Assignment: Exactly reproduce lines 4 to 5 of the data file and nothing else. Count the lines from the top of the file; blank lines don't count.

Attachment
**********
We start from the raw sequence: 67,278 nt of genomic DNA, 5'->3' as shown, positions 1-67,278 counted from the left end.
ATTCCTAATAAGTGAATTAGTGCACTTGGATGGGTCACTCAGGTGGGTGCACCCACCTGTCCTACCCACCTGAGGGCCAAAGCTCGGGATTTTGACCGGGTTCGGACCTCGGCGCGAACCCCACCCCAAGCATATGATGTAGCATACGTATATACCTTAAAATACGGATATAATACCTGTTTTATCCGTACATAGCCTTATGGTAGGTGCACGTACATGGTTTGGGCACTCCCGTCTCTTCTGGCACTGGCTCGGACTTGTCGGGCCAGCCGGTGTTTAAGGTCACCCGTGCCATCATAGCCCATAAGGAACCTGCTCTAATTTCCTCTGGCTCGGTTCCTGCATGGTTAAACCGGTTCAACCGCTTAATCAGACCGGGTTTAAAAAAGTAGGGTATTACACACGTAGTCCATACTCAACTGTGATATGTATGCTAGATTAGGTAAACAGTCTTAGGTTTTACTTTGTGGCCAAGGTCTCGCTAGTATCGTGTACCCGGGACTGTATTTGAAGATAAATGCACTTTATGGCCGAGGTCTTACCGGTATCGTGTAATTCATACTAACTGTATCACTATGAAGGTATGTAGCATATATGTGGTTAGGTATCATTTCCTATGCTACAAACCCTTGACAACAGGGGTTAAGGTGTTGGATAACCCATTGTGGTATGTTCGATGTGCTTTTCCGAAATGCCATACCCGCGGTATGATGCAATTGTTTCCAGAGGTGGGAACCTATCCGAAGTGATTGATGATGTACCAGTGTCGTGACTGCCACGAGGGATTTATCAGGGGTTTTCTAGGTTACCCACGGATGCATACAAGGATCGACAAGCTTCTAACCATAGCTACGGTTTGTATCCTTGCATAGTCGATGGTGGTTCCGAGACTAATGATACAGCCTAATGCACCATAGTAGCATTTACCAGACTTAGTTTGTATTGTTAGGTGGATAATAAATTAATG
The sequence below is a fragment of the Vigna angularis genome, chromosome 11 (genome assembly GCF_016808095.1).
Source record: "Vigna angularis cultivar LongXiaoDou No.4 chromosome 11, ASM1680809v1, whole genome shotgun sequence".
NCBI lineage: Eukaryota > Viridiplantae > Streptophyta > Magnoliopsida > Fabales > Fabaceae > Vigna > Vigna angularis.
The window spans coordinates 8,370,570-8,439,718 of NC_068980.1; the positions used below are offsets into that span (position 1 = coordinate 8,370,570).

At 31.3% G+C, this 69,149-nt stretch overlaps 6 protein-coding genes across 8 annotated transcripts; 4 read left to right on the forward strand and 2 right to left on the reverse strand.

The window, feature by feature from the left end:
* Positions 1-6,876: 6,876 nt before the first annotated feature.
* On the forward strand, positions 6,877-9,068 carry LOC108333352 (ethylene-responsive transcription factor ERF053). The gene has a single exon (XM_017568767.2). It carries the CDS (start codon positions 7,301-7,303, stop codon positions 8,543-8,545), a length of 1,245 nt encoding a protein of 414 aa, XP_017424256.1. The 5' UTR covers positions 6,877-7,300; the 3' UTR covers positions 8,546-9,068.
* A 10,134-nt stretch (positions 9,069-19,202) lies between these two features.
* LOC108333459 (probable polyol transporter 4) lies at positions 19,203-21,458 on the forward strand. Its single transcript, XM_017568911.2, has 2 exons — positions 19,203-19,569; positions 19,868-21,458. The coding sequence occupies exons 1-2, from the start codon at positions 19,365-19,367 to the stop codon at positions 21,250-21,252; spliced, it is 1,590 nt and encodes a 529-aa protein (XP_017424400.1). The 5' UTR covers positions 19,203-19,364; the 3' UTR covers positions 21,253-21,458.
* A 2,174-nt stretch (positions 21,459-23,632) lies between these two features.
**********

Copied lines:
Source record: "Vigna angularis cultivar LongXiaoDou No.4 chromosome 11, ASM1680809v1, whole genome shotgun sequence".
NCBI lineage: Eukaryota > Viridiplantae > Streptophyta > Magnoliopsida > Fabales > Fabaceae > Vigna > Vigna angularis.